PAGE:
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Rounding

Employers routinely round off the number of minutes worked to fit the needs of their payroll systems. Recently, class action lawyers who believe that the practice shortchanges employees have filed class actions challenging the practice. For example, a lawsuit under review in the California Court of Appeal for the Fourth District challenges the use by See’s Candy of a Kronos timekeeping device that rounded to the nearest tenth of an hour. See’s Candy Shops Inc. v. Superior Court, Case No. D060710 (4th Dist.). On January 18, 2012, the California Supreme Court granted review and directed the Court of Appeal to hear a challenge to a trial court ruling that rounding could violate the wage and hour laws.

Such actions would appear to face long odds, because both federal and state regulators have said that the practice is legal. Department of Labor regulation 29 C.F.R. § 785.48(b) states: “It has been found that in some industries, particularly where time clocks are used, there has been the practice for many years of recording the employees’ starting time and stopping time to the nearest 5 minutes, or to the nearest one-tenth or quarter of an hour. Presumably, this arrangement averages out so that the employees are fully compensated for all the time they actually work. For enforcement purposes this practice of computing working time will be accepted, provided that it is used in such a manner that it will not result, over a period of time, in failure to compensate the employees properly for all the time they have actually worked.”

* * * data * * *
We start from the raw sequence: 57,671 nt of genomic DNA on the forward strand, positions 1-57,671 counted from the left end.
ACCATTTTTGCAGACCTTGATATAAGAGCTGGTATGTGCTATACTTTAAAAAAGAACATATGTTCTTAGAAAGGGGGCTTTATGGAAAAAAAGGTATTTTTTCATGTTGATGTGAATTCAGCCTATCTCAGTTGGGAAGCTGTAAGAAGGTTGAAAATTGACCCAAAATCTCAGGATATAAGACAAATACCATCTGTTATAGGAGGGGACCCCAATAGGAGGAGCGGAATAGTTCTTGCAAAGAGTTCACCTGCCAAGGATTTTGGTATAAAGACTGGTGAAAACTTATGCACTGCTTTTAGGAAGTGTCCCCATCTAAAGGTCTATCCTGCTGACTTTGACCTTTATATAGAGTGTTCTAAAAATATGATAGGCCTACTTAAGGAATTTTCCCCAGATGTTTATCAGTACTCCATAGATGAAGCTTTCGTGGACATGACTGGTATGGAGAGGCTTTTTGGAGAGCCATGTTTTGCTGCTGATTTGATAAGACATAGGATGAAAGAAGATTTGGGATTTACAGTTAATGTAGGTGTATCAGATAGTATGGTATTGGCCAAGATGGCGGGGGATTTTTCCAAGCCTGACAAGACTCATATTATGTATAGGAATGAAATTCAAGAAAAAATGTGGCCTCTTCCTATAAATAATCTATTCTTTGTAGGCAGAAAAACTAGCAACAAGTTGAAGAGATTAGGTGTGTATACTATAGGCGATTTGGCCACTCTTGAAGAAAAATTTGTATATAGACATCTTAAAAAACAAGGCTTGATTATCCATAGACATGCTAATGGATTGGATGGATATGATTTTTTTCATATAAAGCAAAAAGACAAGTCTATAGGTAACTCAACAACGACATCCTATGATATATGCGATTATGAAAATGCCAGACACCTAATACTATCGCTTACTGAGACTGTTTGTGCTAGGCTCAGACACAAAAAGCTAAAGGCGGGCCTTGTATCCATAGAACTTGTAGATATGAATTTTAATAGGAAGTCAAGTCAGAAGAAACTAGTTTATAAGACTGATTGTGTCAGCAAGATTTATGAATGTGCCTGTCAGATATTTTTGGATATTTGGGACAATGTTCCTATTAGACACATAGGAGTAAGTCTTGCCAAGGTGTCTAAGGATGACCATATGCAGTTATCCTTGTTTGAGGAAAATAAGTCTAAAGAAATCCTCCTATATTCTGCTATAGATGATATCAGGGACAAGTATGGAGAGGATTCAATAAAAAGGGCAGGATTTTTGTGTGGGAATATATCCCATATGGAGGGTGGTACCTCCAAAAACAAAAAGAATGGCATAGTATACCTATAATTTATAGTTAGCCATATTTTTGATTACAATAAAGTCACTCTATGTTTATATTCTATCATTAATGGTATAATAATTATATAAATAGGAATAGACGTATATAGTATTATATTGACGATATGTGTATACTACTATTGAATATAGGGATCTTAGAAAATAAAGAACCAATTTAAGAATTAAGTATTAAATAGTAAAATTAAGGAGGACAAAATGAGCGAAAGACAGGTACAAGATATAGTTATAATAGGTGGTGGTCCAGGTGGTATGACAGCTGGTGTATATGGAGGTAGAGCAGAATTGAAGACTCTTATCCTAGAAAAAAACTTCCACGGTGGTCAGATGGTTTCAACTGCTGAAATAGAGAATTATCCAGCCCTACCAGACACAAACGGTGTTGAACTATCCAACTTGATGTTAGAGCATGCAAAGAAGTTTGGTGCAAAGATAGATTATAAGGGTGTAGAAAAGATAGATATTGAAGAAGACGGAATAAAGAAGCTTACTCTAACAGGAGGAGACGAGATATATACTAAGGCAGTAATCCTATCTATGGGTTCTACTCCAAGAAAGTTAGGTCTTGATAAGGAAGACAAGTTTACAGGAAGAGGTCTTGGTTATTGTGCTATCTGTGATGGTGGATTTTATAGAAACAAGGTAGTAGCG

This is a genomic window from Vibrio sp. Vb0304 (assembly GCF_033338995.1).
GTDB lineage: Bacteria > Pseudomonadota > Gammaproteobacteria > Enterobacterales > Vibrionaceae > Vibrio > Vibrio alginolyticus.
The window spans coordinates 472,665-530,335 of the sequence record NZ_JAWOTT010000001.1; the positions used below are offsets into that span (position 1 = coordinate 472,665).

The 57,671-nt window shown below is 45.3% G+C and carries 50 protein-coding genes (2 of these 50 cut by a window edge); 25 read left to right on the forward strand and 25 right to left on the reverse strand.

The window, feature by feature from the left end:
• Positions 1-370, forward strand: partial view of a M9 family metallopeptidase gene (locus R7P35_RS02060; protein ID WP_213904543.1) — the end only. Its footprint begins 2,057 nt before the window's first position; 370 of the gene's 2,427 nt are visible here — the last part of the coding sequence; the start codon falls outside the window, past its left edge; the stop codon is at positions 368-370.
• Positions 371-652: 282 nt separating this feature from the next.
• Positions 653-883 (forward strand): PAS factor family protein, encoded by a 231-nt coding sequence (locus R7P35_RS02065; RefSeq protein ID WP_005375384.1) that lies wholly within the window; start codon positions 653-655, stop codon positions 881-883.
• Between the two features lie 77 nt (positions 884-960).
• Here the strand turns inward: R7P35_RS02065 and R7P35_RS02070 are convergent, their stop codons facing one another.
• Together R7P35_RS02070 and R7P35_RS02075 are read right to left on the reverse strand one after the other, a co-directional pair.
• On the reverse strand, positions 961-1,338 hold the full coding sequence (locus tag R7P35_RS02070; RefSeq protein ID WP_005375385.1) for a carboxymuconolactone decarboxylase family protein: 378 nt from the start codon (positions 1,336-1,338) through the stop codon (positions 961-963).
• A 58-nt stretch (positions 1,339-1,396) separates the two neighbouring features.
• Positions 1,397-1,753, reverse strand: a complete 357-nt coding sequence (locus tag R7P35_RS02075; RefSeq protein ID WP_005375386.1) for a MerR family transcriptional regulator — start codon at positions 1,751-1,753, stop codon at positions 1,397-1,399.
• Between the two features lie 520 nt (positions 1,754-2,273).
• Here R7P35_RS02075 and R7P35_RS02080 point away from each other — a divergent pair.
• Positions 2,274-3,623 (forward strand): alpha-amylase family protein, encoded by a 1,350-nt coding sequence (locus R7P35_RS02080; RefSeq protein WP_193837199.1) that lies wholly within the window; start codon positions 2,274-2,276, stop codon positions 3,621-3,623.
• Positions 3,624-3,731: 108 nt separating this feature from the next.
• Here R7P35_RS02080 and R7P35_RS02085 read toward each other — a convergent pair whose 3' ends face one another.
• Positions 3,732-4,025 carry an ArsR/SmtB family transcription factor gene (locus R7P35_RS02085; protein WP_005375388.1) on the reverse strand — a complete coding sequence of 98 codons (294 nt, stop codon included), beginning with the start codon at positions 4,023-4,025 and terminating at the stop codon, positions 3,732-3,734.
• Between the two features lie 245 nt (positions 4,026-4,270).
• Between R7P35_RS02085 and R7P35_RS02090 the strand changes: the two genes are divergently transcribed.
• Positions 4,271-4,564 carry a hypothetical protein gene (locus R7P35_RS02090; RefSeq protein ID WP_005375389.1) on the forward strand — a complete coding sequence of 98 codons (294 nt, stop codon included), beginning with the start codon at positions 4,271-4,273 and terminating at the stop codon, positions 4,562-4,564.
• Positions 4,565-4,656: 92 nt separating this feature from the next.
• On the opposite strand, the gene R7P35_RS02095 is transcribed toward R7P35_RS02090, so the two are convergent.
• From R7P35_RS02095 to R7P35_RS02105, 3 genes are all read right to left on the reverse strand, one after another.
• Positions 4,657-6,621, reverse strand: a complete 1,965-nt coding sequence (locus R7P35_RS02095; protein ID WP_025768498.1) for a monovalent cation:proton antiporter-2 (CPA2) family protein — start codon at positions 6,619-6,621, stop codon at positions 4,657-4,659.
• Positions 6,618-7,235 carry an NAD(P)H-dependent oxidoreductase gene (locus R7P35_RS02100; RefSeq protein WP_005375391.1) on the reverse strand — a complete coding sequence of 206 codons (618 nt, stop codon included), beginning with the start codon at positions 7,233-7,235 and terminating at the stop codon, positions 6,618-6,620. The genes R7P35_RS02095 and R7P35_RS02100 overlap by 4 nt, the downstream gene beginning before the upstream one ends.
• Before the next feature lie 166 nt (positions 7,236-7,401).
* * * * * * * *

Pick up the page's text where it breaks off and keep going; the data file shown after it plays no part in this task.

The California Labor Commissioner’s enforcement policy follows the federal practice. See DLSE Enforcement Policies and Interpretations Manual, sections 47.1 and 47.2.

Until the question is clarified in a judicial decision, California employers should be careful to record employees work time as accurately as possible.